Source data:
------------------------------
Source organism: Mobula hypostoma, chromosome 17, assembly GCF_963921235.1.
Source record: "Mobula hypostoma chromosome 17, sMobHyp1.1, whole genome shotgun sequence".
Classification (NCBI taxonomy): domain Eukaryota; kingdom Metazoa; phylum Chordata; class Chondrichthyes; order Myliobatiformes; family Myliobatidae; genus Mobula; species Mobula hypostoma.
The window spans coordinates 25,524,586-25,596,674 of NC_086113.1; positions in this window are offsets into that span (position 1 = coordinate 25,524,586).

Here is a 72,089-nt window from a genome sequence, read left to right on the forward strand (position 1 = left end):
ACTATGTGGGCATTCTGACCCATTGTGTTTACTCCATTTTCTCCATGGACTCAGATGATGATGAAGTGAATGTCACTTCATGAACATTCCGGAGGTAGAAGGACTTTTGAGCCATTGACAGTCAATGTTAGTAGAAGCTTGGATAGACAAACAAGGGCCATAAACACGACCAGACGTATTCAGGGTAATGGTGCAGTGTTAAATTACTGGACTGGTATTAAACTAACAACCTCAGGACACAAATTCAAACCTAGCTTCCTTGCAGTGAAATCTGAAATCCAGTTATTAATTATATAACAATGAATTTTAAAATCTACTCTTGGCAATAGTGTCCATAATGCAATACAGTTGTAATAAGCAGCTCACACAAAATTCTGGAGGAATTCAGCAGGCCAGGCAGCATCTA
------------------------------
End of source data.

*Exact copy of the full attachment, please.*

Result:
Source organism: Mobula hypostoma, chromosome 17, assembly GCF_963921235.1.
Source record: "Mobula hypostoma chromosome 17, sMobHyp1.1, whole genome shotgun sequence".
Classification (NCBI taxonomy): domain Eukaryota; kingdom Metazoa; phylum Chordata; class Chondrichthyes; order Myliobatiformes; family Myliobatidae; genus Mobula; species Mobula hypostoma.
The window spans coordinates 25,524,586-25,596,674 of NC_086113.1; positions in this window are offsets into that span (position 1 = coordinate 25,524,586).

Here is a 72,089-nt window from a genome sequence, read left to right on the forward strand (position 1 = left end):
ACTATGTGGGCATTCTGACCCATTGTGTTTACTCCATTTTCTCCATGGACTCAGATGATGATGAAGTGAATGTCACTTCATGAACATTCCGGAGGTAGAAGGACTTTTGAGCCATTGACAGTCAATGTTAGTAGAAGCTTGGATAGACAAACAAGGGCCATAAACACGACCAGACGTATTCAGGGTAATGGTGCAGTGTTAAATTACTGGACTGGTATTAAACTAACAACCTCAGGACACAAATTCAAACCTAGCTTCCTTGCAGTGAAATCTGAAATCCAGTTATTAATTATATAACAATGAATTTTAAAATCTACTCTTGGCAATAGTGTCCATAATGCAATACAGTTGTAATAAGCAGCTCACACAAAATTCTGGAGGAATTCAGCAGGCCAGGCAGCATCTA